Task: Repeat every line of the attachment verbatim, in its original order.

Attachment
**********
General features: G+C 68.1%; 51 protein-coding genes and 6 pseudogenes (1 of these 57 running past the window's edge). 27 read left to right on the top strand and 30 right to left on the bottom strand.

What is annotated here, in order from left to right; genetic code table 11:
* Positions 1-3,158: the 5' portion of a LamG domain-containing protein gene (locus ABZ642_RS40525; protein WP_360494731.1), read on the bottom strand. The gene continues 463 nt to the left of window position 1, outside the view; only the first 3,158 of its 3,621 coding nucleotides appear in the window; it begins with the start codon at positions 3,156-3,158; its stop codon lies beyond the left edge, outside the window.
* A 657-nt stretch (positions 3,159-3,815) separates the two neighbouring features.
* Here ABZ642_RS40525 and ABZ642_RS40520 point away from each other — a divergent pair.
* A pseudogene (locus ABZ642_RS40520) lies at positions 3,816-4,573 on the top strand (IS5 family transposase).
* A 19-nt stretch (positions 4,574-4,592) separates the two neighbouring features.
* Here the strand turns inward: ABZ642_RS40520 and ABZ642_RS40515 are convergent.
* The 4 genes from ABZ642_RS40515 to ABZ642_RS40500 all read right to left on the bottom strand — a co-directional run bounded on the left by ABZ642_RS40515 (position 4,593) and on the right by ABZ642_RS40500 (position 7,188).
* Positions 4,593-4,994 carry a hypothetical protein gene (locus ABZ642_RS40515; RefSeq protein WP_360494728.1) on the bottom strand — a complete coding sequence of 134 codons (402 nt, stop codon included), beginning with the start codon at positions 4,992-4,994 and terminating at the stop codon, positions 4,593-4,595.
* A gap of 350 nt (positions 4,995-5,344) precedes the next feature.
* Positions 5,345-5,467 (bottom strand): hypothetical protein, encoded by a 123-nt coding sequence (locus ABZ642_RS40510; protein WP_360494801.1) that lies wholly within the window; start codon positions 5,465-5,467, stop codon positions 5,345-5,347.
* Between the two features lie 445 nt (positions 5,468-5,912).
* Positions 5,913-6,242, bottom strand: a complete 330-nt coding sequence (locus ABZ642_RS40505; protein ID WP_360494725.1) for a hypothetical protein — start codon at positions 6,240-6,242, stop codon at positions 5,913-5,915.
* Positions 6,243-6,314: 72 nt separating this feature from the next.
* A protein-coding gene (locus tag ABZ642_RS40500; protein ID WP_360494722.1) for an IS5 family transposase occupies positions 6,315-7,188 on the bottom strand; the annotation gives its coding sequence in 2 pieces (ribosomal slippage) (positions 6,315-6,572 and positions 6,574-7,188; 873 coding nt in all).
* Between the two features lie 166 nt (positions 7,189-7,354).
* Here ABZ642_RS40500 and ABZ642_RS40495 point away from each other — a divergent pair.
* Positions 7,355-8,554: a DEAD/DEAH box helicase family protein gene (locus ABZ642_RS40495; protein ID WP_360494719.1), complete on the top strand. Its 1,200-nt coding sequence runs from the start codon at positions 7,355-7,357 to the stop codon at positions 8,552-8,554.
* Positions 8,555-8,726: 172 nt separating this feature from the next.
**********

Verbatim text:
General features: G+C 68.1%; 51 protein-coding genes and 6 pseudogenes (1 of these 57 running past the window's edge). 27 read left to right on the top strand and 30 right to left on the bottom strand.

What is annotated here, in order from left to right; genetic code table 11:
* Positions 1-3,158: the 5' portion of a LamG domain-containing protein gene (locus ABZ642_RS40525; protein WP_360494731.1), read on the bottom strand. The gene continues 463 nt to the left of window position 1, outside the view; only the first 3,158 of its 3,621 coding nucleotides appear in the window; it begins with the start codon at positions 3,156-3,158; its stop codon lies beyond the left edge, outside the window.
* A 657-nt stretch (positions 3,159-3,815) separates the two neighbouring features.
* Here ABZ642_RS40525 and ABZ642_RS40520 point away from each other — a divergent pair.
* A pseudogene (locus ABZ642_RS40520) lies at positions 3,816-4,573 on the top strand (IS5 family transposase).
* A 19-nt stretch (positions 4,574-4,592) separates the two neighbouring features.
* Here the strand turns inward: ABZ642_RS40520 and ABZ642_RS40515 are convergent.
* The 4 genes from ABZ642_RS40515 to ABZ642_RS40500 all read right to left on the bottom strand — a co-directional run bounded on the left by ABZ642_RS40515 (position 4,593) and on the right by ABZ642_RS40500 (position 7,188).
* Positions 4,593-4,994 carry a hypothetical protein gene (locus ABZ642_RS40515; RefSeq protein WP_360494728.1) on the bottom strand — a complete coding sequence of 134 codons (402 nt, stop codon included), beginning with the start codon at positions 4,992-4,994 and terminating at the stop codon, positions 4,593-4,595.
* A gap of 350 nt (positions 4,995-5,344) precedes the next feature.
* Positions 5,345-5,467 (bottom strand): hypothetical protein, encoded by a 123-nt coding sequence (locus ABZ642_RS40510; protein WP_360494801.1) that lies wholly within the window; start codon positions 5,465-5,467, stop codon positions 5,345-5,347.
* Between the two features lie 445 nt (positions 5,468-5,912).
* Positions 5,913-6,242, bottom strand: a complete 330-nt coding sequence (locus ABZ642_RS40505; protein ID WP_360494725.1) for a hypothetical protein — start codon at positions 6,240-6,242, stop codon at positions 5,913-5,915.
* Positions 6,243-6,314: 72 nt separating this feature from the next.
* A protein-coding gene (locus tag ABZ642_RS40500; protein ID WP_360494722.1) for an IS5 family transposase occupies positions 6,315-7,188 on the bottom strand; the annotation gives its coding sequence in 2 pieces (ribosomal slippage) (positions 6,315-6,572 and positions 6,574-7,188; 873 coding nt in all).
* Between the two features lie 166 nt (positions 7,189-7,354).
* Here ABZ642_RS40500 and ABZ642_RS40495 point away from each other — a divergent pair.
* Positions 7,355-8,554: a DEAD/DEAH box helicase family protein gene (locus ABZ642_RS40495; protein ID WP_360494719.1), complete on the top strand. Its 1,200-nt coding sequence runs from the start codon at positions 7,355-7,357 to the stop codon at positions 8,552-8,554.
* Positions 8,555-8,726: 172 nt separating this feature from the next.